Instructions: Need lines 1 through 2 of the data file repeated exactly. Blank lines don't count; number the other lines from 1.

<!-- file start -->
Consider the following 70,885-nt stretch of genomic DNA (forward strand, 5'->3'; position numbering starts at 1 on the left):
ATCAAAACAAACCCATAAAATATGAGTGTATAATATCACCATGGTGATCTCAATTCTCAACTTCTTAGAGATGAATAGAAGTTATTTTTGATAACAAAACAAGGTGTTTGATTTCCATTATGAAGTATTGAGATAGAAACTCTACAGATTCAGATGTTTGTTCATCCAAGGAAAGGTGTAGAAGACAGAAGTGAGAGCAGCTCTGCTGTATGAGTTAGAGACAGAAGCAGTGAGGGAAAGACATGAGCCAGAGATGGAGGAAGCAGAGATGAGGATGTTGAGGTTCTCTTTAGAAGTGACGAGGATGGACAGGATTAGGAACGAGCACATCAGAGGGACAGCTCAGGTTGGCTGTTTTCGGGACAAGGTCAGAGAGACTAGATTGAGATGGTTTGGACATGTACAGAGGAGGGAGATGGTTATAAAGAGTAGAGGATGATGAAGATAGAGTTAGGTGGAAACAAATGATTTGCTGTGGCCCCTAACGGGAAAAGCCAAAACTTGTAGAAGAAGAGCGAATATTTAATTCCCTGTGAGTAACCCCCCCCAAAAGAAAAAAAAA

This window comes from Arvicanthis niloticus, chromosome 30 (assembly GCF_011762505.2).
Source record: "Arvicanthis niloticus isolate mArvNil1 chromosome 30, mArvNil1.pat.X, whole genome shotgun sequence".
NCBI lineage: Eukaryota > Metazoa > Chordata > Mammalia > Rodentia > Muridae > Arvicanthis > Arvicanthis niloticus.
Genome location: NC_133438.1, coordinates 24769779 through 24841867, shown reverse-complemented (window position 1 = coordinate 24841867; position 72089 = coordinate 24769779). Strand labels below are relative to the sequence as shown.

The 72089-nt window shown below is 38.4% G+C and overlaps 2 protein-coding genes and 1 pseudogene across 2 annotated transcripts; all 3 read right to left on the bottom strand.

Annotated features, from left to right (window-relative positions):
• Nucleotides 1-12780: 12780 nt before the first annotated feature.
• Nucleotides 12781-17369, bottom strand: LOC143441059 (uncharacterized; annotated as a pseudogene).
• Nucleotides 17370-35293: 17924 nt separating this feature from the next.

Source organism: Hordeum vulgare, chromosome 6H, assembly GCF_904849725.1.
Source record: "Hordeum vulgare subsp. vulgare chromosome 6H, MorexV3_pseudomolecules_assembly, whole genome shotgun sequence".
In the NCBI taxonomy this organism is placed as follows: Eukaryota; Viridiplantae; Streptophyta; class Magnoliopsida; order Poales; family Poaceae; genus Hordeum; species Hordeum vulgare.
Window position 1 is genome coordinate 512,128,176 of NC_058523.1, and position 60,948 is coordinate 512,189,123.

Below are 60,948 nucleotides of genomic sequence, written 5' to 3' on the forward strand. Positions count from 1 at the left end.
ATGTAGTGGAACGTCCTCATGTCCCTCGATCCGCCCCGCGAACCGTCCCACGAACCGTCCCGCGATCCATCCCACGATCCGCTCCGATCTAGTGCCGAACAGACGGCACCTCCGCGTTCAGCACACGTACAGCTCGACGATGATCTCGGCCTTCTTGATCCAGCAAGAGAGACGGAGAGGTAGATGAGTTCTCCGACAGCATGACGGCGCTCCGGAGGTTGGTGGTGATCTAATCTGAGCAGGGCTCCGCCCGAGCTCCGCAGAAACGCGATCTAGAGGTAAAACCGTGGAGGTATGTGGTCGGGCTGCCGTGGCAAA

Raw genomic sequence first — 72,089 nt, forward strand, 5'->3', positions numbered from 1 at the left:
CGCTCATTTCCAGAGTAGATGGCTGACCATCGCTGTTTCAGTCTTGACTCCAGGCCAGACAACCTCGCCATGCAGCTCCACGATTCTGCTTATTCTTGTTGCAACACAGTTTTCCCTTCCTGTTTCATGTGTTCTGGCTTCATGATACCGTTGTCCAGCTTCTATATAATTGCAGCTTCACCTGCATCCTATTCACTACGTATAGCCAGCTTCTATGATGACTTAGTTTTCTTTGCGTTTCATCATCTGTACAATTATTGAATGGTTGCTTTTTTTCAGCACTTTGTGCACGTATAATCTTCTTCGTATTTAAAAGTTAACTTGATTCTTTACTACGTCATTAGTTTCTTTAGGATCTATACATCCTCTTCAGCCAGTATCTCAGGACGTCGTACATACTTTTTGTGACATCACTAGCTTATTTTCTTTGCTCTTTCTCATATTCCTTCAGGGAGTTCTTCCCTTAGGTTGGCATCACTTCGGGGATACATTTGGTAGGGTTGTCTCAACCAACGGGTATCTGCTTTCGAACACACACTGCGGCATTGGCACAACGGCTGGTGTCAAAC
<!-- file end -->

Consider the following 70,885-nt stretch of genomic DNA (forward strand, 5'->3'; position numbering starts at 1 on the left):
ATCAAAACAAACCCATAAAATATGAGTGTATAATATCACCATGGTGATCTCAATTCTCAACTTCTTAGAGATGAATAGAAGTTATTTTTGATAACAAAACAAGGTGTTTGATTTCCATTATGAAGTATTGAGATAGAAACTCTACAGATTCAGATGTTTGTTCATCCAAGGAAAGGTGTAGAAGACAGAAGTGAGAGCAGCTCTGCTGTATGAGTTAGAGACAGAAGCAGTGAGGGAAAGACATGAGCCAGAGATGGAGGAAGCAGAGATGAGGATGTTGAGGTTCTCTTTAGAAGTGACGAGGATGGACAGGATTAGGAACGAGCACATCAGAGGGACAGCTCAGGTTGGCTGTTTTCGGGACAAGGTCAGAGAGACTAGATTGAGATGGTTTGGACATGTACAGAGGAGGGAGATGGTTATAAAGAGTAGAGGATGATGAAGATAGAGTTAGGTGGAAACAAATGATTTGCTGTGGCCCCTAACGGGAAAAGCCAAAACTTGTAGAAGAAGAGCGAATATTTAATTCCCTGTGAGTAACCCCCCCCAAAAGAAAAAAAAA